Washington, D.C. The Printing House of Jas. C. Wood, 1927.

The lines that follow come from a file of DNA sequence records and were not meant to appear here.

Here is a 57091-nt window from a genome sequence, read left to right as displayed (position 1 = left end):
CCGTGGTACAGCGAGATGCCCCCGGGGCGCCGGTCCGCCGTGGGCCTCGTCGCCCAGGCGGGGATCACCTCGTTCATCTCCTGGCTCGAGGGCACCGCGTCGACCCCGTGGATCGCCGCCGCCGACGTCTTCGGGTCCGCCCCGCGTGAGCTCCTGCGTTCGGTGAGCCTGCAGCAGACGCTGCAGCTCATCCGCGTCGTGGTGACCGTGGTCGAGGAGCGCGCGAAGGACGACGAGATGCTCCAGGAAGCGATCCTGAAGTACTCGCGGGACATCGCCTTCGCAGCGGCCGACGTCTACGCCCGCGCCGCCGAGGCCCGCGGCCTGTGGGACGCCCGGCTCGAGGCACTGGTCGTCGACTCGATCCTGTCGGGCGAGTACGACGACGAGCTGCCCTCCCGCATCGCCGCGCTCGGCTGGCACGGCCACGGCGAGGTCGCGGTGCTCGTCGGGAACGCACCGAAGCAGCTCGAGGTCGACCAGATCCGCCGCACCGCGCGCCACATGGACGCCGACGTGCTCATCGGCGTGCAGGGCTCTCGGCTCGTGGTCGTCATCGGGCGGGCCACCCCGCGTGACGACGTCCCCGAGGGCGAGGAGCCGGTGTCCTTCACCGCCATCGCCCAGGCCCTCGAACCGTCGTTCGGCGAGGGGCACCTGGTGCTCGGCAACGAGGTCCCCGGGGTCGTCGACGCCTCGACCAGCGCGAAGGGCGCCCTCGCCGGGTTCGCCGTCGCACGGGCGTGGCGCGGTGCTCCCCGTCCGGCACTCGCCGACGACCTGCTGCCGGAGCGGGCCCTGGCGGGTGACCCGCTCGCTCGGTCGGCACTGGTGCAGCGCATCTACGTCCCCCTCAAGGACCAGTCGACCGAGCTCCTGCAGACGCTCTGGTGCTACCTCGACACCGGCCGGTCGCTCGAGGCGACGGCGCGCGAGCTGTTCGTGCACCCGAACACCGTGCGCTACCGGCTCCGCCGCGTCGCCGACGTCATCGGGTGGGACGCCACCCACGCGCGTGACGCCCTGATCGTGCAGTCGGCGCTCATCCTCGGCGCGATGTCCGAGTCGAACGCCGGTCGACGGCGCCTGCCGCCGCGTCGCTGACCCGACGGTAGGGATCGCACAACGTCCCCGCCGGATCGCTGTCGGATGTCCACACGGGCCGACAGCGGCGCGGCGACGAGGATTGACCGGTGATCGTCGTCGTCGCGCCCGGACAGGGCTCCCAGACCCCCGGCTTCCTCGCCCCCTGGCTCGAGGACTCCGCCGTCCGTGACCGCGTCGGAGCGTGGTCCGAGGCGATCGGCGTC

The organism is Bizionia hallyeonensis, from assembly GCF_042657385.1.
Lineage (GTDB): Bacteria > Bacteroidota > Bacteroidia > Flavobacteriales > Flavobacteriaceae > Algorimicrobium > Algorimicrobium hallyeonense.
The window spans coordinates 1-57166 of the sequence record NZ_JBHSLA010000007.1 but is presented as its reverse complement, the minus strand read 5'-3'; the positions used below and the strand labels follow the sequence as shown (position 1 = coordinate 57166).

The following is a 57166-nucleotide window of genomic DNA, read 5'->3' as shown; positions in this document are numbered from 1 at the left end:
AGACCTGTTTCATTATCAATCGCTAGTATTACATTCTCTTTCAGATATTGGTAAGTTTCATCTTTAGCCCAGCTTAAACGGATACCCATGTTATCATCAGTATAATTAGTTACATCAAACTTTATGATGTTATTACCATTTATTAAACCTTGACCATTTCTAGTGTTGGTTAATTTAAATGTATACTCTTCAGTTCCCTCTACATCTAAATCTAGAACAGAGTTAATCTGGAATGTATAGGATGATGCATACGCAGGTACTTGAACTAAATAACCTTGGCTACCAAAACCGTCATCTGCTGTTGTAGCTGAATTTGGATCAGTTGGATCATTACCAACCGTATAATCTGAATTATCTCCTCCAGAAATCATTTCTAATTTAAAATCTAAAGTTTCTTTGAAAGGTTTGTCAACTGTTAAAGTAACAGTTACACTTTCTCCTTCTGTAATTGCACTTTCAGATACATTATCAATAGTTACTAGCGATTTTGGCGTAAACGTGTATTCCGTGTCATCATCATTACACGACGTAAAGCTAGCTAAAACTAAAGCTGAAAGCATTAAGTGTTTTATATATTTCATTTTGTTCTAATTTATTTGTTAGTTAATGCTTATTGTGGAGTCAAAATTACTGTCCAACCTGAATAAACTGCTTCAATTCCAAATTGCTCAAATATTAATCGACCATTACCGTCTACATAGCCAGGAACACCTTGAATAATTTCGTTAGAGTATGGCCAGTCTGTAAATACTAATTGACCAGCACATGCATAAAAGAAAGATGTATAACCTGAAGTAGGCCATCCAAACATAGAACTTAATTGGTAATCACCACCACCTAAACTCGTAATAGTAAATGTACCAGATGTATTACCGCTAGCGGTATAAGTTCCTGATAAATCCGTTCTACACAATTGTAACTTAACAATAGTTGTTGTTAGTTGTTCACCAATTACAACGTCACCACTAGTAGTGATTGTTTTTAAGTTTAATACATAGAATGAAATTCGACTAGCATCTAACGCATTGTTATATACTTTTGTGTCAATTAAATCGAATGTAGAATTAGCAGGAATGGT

Octavo (22.25 x 15.25 cm.), 83 pages. Ads. Title from cover. First edition. A church cookbook from Capitol Hill. Fried Cymlins, Verdant Spinach, Tomato Foam, Yoda-Yoda Salad, Spiffy, Imp Cake, Nutmeg Melons, Quaker Sweetbits – with such headings, some of the two hundred thirty recipes simply ask for attention. One can be grateful for the whimsy while at the same time recognizing the "tried and true" territory it interrupts: staid and reliable loaves, rolls, custards, and pies make up the remainder. Now known under its founding name, Capitol Hill Presbyterian Church, the congregation was one of many new churches that organized in the District of Columbia in response to the movement of populations during and after the Civil War. Beginning in April 1864, members met in various rooms on the Hill, including the House Post Office and Post Roads Committee Room of the Capitol Building. In 1868, a stalled project to establish a National Presbyterian Church made building funds available, on condition the name of the congregation change to Metropolitan Presbyterian Church. A cornerstone was laid the following year, at Fourth Street and Independence Avenue Southeast, and a dedication service held in 1872, both with President Ulysses S. Grant in attendance. In 1955, the Metropolitan Church merged with Eastern Presbyterian, in the process resurrecting the old name Capitol Hill Presbyterian. The ambition of establishing a National Presbyterian Church had at long last been realized when Covenant-First Presbyterian was officially declared the National Church in October 1947. Stapled in brown wrappers titled in black with a decorated border; foot of spine chipped and a bit of edge rubbing. Some short annotations in pencil and ink; one page darkened. Overall near very good. Unrecorded. [OCLC reports no copies; not in Brown or Cagle].